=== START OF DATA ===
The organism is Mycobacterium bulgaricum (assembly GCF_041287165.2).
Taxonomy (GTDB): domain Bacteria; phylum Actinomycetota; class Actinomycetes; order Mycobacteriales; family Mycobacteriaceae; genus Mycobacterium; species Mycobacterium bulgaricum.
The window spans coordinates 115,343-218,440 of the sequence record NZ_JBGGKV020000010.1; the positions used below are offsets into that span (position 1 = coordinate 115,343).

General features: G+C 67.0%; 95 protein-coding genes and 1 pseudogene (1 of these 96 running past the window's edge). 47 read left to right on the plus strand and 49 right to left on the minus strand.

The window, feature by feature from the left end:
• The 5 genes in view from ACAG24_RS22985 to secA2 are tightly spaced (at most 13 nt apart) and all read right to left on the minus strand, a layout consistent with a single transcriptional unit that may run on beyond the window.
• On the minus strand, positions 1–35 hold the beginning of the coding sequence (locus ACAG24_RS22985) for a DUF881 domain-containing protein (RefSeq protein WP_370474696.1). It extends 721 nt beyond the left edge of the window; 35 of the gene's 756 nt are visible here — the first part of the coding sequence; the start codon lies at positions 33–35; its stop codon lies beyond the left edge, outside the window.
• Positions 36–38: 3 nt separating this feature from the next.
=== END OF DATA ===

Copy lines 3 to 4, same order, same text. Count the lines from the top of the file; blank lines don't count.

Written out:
The window spans coordinates 115,343-218,440 of the sequence record NZ_JBGGKV020000010.1; the positions used below are offsets into that span (position 1 = coordinate 115,343).

General features: G+C 67.0%; 95 protein-coding genes and 1 pseudogene (1 of these 96 running past the window's edge). 47 read left to right on the plus strand and 49 right to left on the minus strand.